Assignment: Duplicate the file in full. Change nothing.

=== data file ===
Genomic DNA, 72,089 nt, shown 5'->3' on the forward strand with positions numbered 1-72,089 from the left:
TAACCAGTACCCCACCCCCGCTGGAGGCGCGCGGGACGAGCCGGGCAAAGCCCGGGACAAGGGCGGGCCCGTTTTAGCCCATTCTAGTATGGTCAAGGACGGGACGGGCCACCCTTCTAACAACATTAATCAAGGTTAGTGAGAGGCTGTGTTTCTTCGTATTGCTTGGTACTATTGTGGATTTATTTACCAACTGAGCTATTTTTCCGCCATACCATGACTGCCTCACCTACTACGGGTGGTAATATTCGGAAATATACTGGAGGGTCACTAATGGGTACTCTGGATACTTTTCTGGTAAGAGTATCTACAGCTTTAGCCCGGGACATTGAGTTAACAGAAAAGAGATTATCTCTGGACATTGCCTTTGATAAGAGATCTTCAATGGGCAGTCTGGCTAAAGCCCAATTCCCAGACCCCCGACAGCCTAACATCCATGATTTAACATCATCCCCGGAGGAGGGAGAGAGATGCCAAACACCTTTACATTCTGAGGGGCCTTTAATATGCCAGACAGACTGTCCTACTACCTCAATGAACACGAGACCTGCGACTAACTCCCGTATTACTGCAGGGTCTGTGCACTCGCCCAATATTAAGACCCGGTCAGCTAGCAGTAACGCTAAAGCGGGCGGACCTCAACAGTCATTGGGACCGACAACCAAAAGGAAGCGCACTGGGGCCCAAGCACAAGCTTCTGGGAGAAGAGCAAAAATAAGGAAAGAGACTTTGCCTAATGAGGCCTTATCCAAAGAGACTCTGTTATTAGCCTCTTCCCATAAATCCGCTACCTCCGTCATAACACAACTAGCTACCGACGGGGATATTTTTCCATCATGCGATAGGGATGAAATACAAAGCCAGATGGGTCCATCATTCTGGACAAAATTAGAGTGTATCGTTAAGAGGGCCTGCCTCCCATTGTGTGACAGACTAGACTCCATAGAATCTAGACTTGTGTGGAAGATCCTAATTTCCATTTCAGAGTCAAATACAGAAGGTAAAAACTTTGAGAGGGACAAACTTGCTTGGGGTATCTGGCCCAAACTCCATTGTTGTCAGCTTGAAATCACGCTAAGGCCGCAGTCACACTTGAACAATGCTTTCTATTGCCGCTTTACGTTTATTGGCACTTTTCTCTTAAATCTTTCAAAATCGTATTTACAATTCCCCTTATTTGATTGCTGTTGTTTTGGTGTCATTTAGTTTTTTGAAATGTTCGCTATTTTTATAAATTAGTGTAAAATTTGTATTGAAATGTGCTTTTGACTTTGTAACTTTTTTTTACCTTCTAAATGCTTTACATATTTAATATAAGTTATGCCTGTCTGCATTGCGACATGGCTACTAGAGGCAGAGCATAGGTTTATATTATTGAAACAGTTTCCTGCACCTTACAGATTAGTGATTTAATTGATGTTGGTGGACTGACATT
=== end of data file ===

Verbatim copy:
Genomic DNA, 72,089 nt, shown 5'->3' on the forward strand with positions numbered 1-72,089 from the left:
TAACCAGTACCCCACCCCCGCTGGAGGCGCGCGGGACGAGCCGGGCAAAGCCCGGGACAAGGGCGGGCCCGTTTTAGCCCATTCTAGTATGGTCAAGGACGGGACGGGCCACCCTTCTAACAACATTAATCAAGGTTAGTGAGAGGCTGTGTTTCTTCGTATTGCTTGGTACTATTGTGGATTTATTTACCAACTGAGCTATTTTTCCGCCATACCATGACTGCCTCACCTACTACGGGTGGTAATATTCGGAAATATACTGGAGGGTCACTAATGGGTACTCTGGATACTTTTCTGGTAAGAGTATCTACAGCTTTAGCCCGGGACATTGAGTTAACAGAAAAGAGATTATCTCTGGACATTGCCTTTGATAAGAGATCTTCAATGGGCAGTCTGGCTAAAGCCCAATTCCCAGACCCCCGACAGCCTAACATCCATGATTTAACATCATCCCCGGAGGAGGGAGAGAGATGCCAAACACCTTTACATTCTGAGGGGCCTTTAATATGCCAGACAGACTGTCCTACTACCTCAATGAACACGAGACCTGCGACTAACTCCCGTATTACTGCAGGGTCTGTGCACTCGCCCAATATTAAGACCCGGTCAGCTAGCAGTAACGCTAAAGCGGGCGGACCTCAACAGTCATTGGGACCGACAACCAAAAGGAAGCGCACTGGGGCCCAAGCACAAGCTTCTGGGAGAAGAGCAAAAATAAGGAAAGAGACTTTGCCTAATGAGGCCTTATCCAAAGAGACTCTGTTATTAGCCTCTTCCCATAAATCCGCTACCTCCGTCATAACACAACTAGCTACCGACGGGGATATTTTTCCATCATGCGATAGGGATGAAATACAAAGCCAGATGGGTCCATCATTCTGGACAAAATTAGAGTGTATCGTTAAGAGGGCCTGCCTCCCATTGTGTGACAGACTAGACTCCATAGAATCTAGACTTGTGTGGAAGATCCTAATTTCCATTTCAGAGTCAAATACAGAAGGTAAAAACTTTGAGAGGGACAAACTTGCTTGGGGTATCTGGCCCAAACTCCATTGTTGTCAGCTTGAAATCACGCTAAGGCCGCAGTCACACTTGAACAATGCTTTCTATTGCCGCTTTACGTTTATTGGCACTTTTCTCTTAAATCTTTCAAAATCGTATTTACAATTCCCCTTATTTGATTGCTGTTGTTTTGGTGTCATTTAGTTTTTTGAAATGTTCGCTATTTTTATAAATTAGTGTAAAATTTGTATTGAAATGTGCTTTTGACTTTGTAACTTTTTTTTACCTTCTAAATGCTTTACATATTTAATATAAGTTATGCCTGTCTGCATTGCGACATGGCTACTAGAGGCAGAGCATAGGTTTATATTATTGAAACAGTTTCCTGCACCTTACAGATTAGTGATTTAATTGATGTTGGTGGACTGACATT